Over the years, an attorney acting for clients with international trade mark portfolios gradually becomes familiar with the various registration procedures in operation around the world.
Some of the more arcane practices which were in effect 30 years ago have, sadly, disappeared; companies seeking to register in the UK a mark that includes a coat of arms no longer need to submit a written description in heraldic terms – bar sinister gules on a field of azure with a lyon couchant argent, anyone?
Nevertheless, variations in trade mark systems around the world still provide an array of possibilities to consider in putting together the best possible registration system.
One premise of trade mark registration is that the applicant must define the range of goods or services over which it claims rights. In most jurisdictions, this is done using the sometimes obscure language of the Nice Classification, which classifies goods and services for the purpose of calculating the fees an applicant has to pay when seeking to register a mark.
"Bar sinister gules on a field of azure with a lyon couchant argent, anyone?"
However, in the US and Canada, there is a positive requirement that goods and services be described using normal commercial terms. Both systems have their faults; on the one hand it is not clear whether the Nice Classification term ‘small domestic utensils and containers’ covers kitchen chopping boards; on the other, the USPTO once asked us to specify, in connection with ‘power station ash for sale as a raw material for use in the manufacture of paint’, whether the paint in question was house paint or vehicle paint!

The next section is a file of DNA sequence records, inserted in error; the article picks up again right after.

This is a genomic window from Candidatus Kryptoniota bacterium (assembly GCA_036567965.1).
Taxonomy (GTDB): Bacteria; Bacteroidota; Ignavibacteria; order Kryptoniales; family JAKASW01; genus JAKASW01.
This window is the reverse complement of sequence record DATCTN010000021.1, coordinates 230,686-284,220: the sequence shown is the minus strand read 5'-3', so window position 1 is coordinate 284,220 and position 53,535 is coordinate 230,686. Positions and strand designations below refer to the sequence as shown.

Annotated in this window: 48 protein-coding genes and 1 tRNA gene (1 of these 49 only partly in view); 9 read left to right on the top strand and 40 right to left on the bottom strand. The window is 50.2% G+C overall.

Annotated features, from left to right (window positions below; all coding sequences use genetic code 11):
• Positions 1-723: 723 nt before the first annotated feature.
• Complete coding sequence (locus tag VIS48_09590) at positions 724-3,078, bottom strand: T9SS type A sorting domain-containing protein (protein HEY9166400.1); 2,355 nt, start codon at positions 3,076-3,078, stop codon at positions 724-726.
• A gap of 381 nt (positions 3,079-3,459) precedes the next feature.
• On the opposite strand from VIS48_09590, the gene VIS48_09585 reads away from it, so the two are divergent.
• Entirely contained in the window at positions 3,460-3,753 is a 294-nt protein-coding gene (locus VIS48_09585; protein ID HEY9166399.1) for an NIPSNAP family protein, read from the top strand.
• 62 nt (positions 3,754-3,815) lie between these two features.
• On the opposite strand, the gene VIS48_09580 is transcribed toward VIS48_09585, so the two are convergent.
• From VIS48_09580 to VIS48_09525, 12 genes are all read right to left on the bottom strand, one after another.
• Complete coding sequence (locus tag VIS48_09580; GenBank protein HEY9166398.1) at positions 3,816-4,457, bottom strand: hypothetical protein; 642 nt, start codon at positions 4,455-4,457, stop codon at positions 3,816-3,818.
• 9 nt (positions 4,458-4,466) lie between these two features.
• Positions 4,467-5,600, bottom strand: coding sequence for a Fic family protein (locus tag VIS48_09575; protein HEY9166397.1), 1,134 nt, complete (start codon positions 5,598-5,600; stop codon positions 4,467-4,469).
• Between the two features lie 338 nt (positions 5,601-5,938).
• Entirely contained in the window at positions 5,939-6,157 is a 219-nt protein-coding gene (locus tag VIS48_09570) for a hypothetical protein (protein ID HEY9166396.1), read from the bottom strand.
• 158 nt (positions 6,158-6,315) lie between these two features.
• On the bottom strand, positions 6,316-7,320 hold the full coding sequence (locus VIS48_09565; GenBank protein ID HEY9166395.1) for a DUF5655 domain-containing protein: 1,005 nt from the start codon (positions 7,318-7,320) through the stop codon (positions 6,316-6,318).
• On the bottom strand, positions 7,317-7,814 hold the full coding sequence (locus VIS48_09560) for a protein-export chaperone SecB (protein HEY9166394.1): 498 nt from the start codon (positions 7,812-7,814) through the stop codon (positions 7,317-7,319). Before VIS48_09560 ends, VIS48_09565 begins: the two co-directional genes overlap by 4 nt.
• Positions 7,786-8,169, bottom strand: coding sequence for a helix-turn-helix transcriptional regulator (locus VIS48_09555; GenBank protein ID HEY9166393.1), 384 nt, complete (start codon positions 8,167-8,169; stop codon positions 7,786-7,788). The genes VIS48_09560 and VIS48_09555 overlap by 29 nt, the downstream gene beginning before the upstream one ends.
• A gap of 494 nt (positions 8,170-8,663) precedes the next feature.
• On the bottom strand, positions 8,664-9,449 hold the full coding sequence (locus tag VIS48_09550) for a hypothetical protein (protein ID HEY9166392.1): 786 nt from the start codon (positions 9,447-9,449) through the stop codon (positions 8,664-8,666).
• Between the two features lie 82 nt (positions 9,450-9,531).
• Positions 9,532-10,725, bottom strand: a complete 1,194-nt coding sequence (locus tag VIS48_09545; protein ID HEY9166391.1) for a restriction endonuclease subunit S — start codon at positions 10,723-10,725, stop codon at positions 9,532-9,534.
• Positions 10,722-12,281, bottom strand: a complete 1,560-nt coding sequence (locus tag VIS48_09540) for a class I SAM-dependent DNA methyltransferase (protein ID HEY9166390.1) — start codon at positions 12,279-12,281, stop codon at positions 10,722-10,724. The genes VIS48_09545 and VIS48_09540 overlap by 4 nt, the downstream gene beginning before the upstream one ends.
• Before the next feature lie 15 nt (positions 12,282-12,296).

Both approaches are flawed but, on balance, I come down on the side of normal commercial terms. Trade marks are, after all, about business and businesspeople need to be able to understand what rights they and their competitors have without, I hesitate to say this, involving a team of lawyers.
So, once I’ve decided how to describe my products and filed my trade mark application, what should I expect from the Office which examines my application and decides whether or not to give me a registration?
At one extreme, there are the deposit systems still operating in a small number of countries - provided an application contains the correct information and is accompanied by the correct fee, a certificate of registration is issued without considering whether the nature of the mark might make registration inappropriate or whether someone else has already registered the same mark for the same products. Any difficult issues such as these are left for the courts to sort out later, should anyone ever bother to ask.